Back in 1170, a gentleman by the name of Henry II came sailing up the River Suir in search of the Norman lord, Strongbow. Passing the Hook peninsula to his right, and the tiny village of Crook to his left, he vowed to reach the city “by Hook or by Crook”.
Out of such offhand quips, legendary phrases are born.
House of Waterford Crystal
Touring Waterford’s coastline today, you can still see that estuary, that peninsula, and that tiny village. You can also still see the city that Strongbow claimed for the Normans in 1170. Waterford is Ireland’s oldest city, founded in 853, and you can predate even Henry II by exploring its three-part Museum of Treasures.
But it’s not all ancient history – as stylish stores, lively festivals and the brand new Waterford Crystal Visitor Centre will tell you.
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County Waterford also hosts Ireland’s only Michelin Star outside Dublin at The Cliff House Hotel, a seal of approval for a broader gourmet scene taking in everything from artisan breweries to freshly-baked
blaas (the county’s unique, floury white bread rolls). From Copper Coast to the Comeragh Mountains
Waterford’s Copper Coast European Geopark is a stunning strip of shoreline. Stretching 16 miles from the Victorian resort of Tramore to leafy Stradbally, this short drive spills over with cliffs, coves, sea stacks and coastal views. In wintertime, you may even see passing whales.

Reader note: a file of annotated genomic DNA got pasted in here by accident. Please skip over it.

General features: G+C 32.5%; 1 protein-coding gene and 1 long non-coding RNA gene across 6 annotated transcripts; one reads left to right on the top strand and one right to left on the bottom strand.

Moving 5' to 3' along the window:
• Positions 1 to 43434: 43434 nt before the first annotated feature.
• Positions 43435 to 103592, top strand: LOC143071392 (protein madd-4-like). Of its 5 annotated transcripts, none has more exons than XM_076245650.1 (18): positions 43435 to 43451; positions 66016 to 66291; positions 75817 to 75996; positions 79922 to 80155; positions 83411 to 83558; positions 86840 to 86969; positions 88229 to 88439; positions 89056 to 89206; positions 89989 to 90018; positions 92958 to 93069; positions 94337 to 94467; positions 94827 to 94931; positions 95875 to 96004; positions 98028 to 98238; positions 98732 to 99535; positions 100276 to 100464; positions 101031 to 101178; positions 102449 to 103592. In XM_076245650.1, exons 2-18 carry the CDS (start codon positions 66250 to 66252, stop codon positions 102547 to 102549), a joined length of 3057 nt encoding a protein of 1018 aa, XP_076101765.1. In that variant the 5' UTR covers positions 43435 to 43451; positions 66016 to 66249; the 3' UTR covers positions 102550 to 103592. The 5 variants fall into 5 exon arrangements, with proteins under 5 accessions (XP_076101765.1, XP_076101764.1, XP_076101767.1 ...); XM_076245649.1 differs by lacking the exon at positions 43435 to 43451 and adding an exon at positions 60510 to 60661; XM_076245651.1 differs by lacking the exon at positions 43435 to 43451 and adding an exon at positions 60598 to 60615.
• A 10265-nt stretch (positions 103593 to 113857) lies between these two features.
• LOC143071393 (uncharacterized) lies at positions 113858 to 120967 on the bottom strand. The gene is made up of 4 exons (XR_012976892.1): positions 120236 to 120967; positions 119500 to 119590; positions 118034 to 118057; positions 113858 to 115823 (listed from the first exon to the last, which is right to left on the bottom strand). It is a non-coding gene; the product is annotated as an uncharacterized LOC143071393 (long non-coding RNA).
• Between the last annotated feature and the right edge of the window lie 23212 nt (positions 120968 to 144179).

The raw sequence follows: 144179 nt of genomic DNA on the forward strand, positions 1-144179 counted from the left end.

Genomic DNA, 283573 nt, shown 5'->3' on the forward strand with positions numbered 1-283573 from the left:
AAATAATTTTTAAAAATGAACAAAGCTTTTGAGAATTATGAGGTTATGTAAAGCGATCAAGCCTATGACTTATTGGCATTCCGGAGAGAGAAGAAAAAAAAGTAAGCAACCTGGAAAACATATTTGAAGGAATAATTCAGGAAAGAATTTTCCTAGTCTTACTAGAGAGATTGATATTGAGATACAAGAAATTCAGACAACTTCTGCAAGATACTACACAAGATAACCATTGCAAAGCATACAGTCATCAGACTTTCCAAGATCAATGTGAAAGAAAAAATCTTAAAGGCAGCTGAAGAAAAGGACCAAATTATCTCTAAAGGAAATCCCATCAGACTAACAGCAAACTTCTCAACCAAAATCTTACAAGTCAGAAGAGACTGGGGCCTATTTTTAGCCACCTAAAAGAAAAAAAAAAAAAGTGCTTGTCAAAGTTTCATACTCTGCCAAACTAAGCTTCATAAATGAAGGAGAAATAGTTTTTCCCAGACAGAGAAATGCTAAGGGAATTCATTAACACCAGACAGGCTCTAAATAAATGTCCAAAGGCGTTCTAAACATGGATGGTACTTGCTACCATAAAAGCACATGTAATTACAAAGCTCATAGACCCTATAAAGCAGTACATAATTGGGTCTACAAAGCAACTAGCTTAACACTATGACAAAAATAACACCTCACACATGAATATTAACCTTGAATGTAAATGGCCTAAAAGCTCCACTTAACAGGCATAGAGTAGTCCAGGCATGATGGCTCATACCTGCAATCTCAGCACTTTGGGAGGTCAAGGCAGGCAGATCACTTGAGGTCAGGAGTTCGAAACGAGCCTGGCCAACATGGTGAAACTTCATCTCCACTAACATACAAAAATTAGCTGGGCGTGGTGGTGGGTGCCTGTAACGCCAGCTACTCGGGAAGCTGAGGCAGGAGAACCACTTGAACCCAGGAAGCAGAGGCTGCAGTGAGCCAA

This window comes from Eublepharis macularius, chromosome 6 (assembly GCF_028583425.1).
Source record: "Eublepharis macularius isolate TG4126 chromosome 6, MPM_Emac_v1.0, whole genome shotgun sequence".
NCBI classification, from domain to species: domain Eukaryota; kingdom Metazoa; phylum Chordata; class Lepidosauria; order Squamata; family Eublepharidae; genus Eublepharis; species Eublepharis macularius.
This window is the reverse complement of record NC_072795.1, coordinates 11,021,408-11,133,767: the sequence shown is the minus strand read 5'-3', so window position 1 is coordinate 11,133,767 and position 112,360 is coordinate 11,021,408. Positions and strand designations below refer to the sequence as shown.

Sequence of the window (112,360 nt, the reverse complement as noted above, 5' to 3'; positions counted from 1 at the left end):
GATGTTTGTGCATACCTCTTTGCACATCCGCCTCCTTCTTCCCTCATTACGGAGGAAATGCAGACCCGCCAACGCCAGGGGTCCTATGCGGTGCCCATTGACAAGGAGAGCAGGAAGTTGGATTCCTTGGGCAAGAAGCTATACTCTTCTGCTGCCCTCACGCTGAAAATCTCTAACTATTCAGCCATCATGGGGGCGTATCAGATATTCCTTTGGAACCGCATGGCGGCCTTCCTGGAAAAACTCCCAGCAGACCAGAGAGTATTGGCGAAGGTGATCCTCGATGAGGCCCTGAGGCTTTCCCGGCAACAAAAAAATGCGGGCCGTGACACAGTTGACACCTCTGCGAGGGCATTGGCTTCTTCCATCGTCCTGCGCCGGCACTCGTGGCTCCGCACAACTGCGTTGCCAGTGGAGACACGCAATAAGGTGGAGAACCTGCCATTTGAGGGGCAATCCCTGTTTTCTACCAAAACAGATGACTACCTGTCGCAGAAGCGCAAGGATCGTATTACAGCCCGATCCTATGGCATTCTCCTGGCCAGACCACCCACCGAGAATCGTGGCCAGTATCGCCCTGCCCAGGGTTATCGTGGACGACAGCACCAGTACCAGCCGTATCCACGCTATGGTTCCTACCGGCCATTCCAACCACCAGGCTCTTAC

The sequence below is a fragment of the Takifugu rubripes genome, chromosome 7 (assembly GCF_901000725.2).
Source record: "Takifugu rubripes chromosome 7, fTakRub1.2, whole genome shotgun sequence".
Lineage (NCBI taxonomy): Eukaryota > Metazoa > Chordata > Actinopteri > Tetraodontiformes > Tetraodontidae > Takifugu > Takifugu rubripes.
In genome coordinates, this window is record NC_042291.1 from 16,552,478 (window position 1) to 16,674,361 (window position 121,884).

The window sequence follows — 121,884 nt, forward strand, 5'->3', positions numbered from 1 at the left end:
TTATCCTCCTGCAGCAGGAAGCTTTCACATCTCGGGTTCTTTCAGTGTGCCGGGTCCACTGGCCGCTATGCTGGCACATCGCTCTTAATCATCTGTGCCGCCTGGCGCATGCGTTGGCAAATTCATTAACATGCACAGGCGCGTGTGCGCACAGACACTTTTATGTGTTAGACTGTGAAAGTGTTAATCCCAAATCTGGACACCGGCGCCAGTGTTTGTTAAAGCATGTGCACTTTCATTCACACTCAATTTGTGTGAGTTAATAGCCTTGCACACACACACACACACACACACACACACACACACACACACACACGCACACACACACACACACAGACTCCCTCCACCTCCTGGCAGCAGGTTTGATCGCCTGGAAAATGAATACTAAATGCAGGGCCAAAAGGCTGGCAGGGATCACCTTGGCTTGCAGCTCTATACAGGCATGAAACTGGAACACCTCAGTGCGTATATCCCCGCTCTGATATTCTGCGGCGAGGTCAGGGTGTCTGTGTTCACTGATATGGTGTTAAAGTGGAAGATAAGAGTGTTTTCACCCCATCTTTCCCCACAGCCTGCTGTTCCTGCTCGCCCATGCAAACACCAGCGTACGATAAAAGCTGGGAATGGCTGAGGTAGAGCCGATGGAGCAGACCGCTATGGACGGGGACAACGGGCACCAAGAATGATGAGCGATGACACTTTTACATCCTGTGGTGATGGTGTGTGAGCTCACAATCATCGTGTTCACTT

The Copper Coast gets its name from the copper mines that once dotted the area. And historical landmarks crop up as often as hidden coves. Watch out for the Metal Man at Newtown Head, for instance. Perched on a white pillar, the 15-foot sailor was erected by Lloyd’s of London to stem the costly flow of ships mistaking Tramore Bay for Waterford Harbor.
In complete contrast, to the north of the county lie the Comeragh Mountains. Wow-moments are aplenty here, courtesy of the Mahon Falls and the glacial lake Coumshingaun. Stashed away near Kilclooney Wood, Coumshingaun is black as the night, and said to be bottomless.
The Wild West
Don’t forget west Waterford, either. Ardmore is where you’ll find the remains of a 5
th century monastic settlement established by St Declan. A striking round tower is the highlight, though you’ll find much more – including the saint’s hidden retreat – on a 3 mile walk around the nearby cliffs.
Remember Henry II. Get there, by hook or by crook.
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